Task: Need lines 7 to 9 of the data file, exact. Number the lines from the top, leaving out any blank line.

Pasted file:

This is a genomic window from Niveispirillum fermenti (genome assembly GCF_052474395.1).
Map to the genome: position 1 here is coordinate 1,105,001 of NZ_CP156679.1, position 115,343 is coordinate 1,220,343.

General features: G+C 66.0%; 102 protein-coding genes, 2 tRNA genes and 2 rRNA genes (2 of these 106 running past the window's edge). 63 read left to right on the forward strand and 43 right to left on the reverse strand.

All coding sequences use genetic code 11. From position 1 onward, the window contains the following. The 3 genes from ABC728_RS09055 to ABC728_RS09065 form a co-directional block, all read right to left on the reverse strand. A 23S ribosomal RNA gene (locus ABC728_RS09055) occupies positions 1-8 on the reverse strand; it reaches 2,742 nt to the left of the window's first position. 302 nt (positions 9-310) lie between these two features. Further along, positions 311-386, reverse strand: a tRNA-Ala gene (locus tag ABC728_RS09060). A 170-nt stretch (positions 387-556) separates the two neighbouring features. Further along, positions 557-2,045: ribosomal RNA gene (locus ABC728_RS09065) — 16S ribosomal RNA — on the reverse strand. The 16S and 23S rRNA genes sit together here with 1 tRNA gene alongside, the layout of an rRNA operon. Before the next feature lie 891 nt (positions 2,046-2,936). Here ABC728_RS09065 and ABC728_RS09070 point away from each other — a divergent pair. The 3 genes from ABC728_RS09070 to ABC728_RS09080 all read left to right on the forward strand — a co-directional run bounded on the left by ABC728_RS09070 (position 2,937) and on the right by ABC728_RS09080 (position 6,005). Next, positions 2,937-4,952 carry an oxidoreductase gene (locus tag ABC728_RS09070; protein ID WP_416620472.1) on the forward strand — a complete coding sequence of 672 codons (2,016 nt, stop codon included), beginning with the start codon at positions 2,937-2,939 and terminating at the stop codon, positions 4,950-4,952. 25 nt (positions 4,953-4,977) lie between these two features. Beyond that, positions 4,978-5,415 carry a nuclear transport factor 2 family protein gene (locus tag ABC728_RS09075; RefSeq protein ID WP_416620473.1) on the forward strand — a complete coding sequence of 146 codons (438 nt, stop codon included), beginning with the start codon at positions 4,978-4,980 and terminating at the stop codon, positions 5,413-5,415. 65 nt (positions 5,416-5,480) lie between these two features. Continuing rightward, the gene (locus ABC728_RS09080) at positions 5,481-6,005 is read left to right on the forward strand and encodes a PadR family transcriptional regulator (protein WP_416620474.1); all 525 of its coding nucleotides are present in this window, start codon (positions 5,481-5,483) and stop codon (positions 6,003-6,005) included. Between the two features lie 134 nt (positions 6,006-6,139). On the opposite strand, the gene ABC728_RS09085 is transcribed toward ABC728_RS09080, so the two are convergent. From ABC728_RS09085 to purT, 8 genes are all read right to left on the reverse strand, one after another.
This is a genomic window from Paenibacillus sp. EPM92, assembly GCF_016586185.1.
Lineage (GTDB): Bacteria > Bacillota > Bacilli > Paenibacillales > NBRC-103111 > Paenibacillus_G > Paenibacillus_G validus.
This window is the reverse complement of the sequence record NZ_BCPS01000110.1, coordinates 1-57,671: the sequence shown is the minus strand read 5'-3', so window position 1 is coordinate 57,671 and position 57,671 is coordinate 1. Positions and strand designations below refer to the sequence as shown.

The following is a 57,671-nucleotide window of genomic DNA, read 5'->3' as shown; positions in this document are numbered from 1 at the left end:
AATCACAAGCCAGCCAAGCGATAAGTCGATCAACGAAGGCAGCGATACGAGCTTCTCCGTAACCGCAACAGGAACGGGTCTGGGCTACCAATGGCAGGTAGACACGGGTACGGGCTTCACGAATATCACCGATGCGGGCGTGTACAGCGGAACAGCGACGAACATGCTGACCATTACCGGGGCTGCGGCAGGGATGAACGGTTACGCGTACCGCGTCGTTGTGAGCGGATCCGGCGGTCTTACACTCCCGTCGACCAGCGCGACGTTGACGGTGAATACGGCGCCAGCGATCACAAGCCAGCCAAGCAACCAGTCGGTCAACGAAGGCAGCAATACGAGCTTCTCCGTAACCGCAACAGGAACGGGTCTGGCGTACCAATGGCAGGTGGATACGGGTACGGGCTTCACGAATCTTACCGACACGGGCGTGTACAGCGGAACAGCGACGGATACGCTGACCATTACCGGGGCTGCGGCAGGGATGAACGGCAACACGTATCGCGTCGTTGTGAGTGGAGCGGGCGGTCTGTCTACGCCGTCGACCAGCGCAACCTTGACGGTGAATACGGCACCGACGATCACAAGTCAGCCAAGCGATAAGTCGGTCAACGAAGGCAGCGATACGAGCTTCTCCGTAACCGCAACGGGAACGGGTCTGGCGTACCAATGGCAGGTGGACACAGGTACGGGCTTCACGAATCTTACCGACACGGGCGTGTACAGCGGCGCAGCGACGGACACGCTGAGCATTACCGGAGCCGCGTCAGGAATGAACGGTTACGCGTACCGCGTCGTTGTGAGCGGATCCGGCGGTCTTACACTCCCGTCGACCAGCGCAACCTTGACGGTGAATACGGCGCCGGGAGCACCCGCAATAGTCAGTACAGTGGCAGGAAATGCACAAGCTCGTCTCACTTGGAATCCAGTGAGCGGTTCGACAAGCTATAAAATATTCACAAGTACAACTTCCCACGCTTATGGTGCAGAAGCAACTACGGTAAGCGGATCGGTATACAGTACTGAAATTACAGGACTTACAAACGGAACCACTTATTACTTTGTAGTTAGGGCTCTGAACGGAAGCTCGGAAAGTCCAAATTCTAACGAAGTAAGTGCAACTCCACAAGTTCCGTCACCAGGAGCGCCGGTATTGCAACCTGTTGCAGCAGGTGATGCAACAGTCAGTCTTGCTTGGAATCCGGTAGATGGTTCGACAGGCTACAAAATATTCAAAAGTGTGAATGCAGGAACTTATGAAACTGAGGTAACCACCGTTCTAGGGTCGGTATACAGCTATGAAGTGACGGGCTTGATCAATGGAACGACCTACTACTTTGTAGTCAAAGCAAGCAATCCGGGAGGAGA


This window is the reverse complement of the sequence record NZ_BCPS01000110.1, coordinates 1-57,671: the sequence shown is the minus strand read 5'-3', so window position 1 is coordinate 57,671 and position 57,671 is coordinate 1. Positions and strand designations below refer to the sequence as shown.

The following is a 57,671-nucleotide window of genomic DNA, read 5'->3' as shown; positions in this document are numbered from 1 at the left end:
AATCACAAGCCAGCCAAGCGATAAGTCGATCAACGAAGGCAGCGATACGAGCTTCTCCGTAACCGCAACAGGAACGGGTCTGGGCTACCAATGGCAGGTAGACACGGGTACGGGCTTCACGAATATCACCGATGCGGGCGTGTACAGCGGAACAGCGACGAACATGCTGACCATTACCGGGGCTGCGGCAGGGATGAACGGTTACGCGTACCGCGTCGTTGTGAGCGGATCCGGCGGTCTTACACTCCCGTCGACCAGCGCGACGTTGACGGTGAATACGGCGCCAGCGATCACAAGCCAGCCAAGCAACCAGTCGGTCAACGAAGGCAGCAATACGAGCTTCTCCGTAACCGCAACAGGAACGGGTCTGGCGTACCAATGGCAGGTGGATACGGGTACGGGCTTCACGAATCTTACCGACACGGGCGTGTACAGCGGAACAGCGACGGATACGCTGACCATTACCGGGGCTGCGGCAGGGATGAACGGCAACACGTATCGCGTCGTTGTGAGTGGAGCGGGCGGTCTGTCTACGCCGTCGACCAGCGCAACCTTGACGGTGAATACGGCACCGACGATCACAAGTCAGCCAAGCGATAAGTCGGTCAACGAAGGCAGCGATACGAGCTTCTCCGTAACCGCAACGGGAACGGGTCTGGCGTACCAATGGCAGGTGGACACAGGTACGGGCTTCACGAATCTTACCGACACGGGCGTGTACAGCGGCGCAGCGACGGACACGCTGAGCATTACCGGAGCCGCGTCAGGAATGAACGGTTACGCGTACCGCGTCGTTGTGAGCGGATCCGGCGGTCTTACACTCCCGTCGACCAGCGCAACCTTGACGGTGAATACGGCGCCGGGAGCACCCGCAATAGTCAGTACAGTGGCAGGAAATGCACAAGCTCGTCTCACTTGGAATCCAGTGAGCGGTTCGACAAGCTATAAAATATTCACAAGTACAACTTCCCACGCTTATGGTGCAGAAGCAACTACGGTAAGCGGATCGGTATACAGTACTGAAATTACAGGACTTACAAACGGAACCACTTATTACTTTGTAGTTAGGGCTCTGAACGGAAGCTCGGAAAGTCCAAATTCTAACGAAGTAAGTGCAACTCCACAAGTTCCGTCACCAGGAGCGCCGGTATTGCAACCTGTTGCAGCAGGTGATGCAACAGTCAGTCTTGCTTGGAATCCGGTAGATGGTTCGACAGGCTACAAAATATTCAAAAGTGTGAATGCAGGAACTTATGAAACTGAGGTAACCACCGTTCTAGGGTCGGTATACAGCTATGAAGTGACGGGCTTGATCAATGGAACGACCTACTACTTTGTAGTCAAAGCAAGCAATCCGGGAGGAGA